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Remembering Van Ness Butler

Posted on May 01, 2014 in Van Ness Butler , Founders , May-June 2014

“Van Ness was a real friend to Daryl and me when we first landed on the shores of Grayton Beach,” Robert Davis says. “He taught us how to set crab traps, how to cast a net for mullet and he took me out to fish for grouper and snapper.” Photo by Michael Granberry

As one of the early founders of the town of Grayton Beach, Van Ness Butler Jr., who died in February, is fondly remembered as a visionary. He not only recognized South Walton for its sophisticated beauty and charm, he was also one of the first of many Butlers to take an active role in the community.

In 1922, the Van Ness Butler family bought most of what is now Grayton Beach to start a resort project. The family built and rented cottages, sold an occasional lot, and operated the town’s general store and dance hall. What was once the old Butler Store is now the iconic Red Bar restaurant in Grayton Beach.

Butler lived and worked in Grayton Beach for the majority of his life. He was not only devoted to the betterment of South Walton, he was also devoted to helping others. He served on the Regional Utilities board, the Choctawhatchee Electric Cooperative (CHELCO) board and, following his grandfather’s legacy, served as the first chairman of the Walton County Tourist Development Council (TDC) as interim executive director for two years.

In 2003, the Walton County TDC established the annual Van Ness Butler Jr., Hospitality Award to encourage and recognize excellence in hospitality service, travel/tourism marketing, advertising, promotion, and contributions to the local community. The award honors the legacy of service embodied by the Van Ness Butler family through their passion, determination and energy. They truly defined Grayton Beach and set the stage for the tourism industry. This award also honors the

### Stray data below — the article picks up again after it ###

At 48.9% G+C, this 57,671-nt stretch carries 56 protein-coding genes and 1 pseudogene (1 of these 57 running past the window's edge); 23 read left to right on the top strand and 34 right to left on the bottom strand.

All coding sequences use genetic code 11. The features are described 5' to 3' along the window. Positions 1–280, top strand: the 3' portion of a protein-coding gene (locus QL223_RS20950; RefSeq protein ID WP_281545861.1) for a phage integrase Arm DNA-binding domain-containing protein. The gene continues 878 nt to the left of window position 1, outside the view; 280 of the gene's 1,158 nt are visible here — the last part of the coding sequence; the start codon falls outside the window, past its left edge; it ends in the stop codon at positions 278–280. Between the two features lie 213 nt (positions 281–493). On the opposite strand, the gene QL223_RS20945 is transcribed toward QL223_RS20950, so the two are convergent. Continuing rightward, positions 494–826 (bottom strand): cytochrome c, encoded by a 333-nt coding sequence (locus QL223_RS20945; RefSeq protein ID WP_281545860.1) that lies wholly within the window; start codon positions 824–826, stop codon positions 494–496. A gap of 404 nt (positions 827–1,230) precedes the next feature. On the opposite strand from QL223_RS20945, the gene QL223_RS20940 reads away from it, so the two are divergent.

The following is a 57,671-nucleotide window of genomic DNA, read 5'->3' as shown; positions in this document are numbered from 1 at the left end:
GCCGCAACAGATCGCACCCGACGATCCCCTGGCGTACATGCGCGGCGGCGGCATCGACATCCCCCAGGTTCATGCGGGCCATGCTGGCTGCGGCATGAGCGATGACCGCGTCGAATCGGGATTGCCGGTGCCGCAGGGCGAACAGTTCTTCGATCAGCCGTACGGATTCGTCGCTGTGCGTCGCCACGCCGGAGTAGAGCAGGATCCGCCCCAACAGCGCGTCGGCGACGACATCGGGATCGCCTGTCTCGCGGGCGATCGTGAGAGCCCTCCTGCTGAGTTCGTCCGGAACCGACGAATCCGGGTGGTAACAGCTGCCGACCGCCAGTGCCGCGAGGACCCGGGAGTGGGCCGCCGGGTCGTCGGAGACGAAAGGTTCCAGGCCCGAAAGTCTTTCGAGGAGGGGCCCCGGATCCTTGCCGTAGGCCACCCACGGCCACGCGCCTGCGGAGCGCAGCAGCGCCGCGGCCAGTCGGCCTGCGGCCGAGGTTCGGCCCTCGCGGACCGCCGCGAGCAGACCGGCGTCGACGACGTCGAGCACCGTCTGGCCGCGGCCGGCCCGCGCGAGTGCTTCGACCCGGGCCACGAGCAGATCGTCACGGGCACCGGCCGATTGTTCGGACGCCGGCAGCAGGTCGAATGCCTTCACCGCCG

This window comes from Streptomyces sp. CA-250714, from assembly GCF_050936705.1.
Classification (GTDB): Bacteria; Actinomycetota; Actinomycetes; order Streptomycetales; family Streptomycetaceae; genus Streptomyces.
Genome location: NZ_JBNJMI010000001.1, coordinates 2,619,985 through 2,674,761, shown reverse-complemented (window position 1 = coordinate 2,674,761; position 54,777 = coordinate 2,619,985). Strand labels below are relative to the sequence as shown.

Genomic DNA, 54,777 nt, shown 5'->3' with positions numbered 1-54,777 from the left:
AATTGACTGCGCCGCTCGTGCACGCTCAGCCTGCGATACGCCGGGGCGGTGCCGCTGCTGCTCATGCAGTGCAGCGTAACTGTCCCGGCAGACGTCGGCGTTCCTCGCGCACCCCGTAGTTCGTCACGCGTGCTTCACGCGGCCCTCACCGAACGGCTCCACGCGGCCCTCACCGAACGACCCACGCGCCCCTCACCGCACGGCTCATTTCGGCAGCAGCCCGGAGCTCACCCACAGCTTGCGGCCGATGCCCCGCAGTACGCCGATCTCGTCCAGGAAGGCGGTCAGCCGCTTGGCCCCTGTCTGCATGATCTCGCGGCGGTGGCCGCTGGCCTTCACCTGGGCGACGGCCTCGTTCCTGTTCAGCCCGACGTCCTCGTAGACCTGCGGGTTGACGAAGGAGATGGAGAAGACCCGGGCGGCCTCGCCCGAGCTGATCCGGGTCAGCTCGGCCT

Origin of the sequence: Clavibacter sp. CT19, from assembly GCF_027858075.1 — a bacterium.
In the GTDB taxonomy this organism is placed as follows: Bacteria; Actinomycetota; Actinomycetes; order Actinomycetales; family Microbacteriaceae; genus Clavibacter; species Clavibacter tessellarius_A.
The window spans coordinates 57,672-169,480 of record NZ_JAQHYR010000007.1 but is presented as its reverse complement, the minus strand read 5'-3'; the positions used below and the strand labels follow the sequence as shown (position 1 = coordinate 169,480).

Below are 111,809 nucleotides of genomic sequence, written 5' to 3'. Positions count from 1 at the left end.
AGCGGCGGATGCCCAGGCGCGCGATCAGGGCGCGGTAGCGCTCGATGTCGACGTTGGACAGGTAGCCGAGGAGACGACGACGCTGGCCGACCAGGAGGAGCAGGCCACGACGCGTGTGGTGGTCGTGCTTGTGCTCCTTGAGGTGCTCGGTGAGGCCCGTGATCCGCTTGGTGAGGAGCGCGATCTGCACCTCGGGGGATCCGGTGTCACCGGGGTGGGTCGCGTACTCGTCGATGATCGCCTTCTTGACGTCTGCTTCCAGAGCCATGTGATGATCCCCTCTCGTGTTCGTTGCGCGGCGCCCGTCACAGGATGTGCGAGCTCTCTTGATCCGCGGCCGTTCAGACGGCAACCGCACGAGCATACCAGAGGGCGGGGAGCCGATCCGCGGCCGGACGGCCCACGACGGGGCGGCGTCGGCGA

Florida Tourism Hall of Fame inductees and pioneers of Walton County’s hospitality and tourism industries.

“Van Ness was an outstanding leader in our community and was able to act as a bridge between our progressive ideas and the natural conservatism of the people he had grown up with,” says Robert Davis, founder of Seaside and 2007 Van Ness Butler, Jr. Award recipient.

Butler was a devoted member of the TDC for more than 13 years. During that time he implemented a number of projects dedicated to beach nourishment and destination improvement. He is credited for acquiring the land for the first of many beach accesses in South Walton and was the first to suggest the TDC hire a beach maintenance crew. He is also responsible for the construction of the 30A bike path.

“There will be many proposals to name roads, bridges, etc. after him,” Davis adds. “We will miss him.”